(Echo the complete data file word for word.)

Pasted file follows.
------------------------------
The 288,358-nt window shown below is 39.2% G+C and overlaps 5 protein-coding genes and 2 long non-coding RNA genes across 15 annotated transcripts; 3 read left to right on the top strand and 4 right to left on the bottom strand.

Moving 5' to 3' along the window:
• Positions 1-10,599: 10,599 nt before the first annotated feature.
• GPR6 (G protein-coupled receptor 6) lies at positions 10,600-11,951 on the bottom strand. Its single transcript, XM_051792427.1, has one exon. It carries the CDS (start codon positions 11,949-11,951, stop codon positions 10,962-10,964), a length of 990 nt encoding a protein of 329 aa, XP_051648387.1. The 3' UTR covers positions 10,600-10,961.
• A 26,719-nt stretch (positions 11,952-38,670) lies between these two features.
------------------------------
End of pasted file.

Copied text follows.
The 288,358-nt window shown below is 39.2% G+C and overlaps 5 protein-coding genes and 2 long non-coding RNA genes across 15 annotated transcripts; 3 read left to right on the top strand and 4 right to left on the bottom strand.

Moving 5' to 3' along the window:
• Positions 1-10,599: 10,599 nt before the first annotated feature.
• GPR6 (G protein-coupled receptor 6) lies at positions 10,600-11,951 on the bottom strand. Its single transcript, XM_051792427.1, has one exon. It carries the CDS (start codon positions 11,949-11,951, stop codon positions 10,962-10,964), a length of 990 nt encoding a protein of 329 aa, XP_051648387.1. The 3' UTR covers positions 10,600-10,961.
• A 26,719-nt stretch (positions 11,952-38,670) lies between these two features.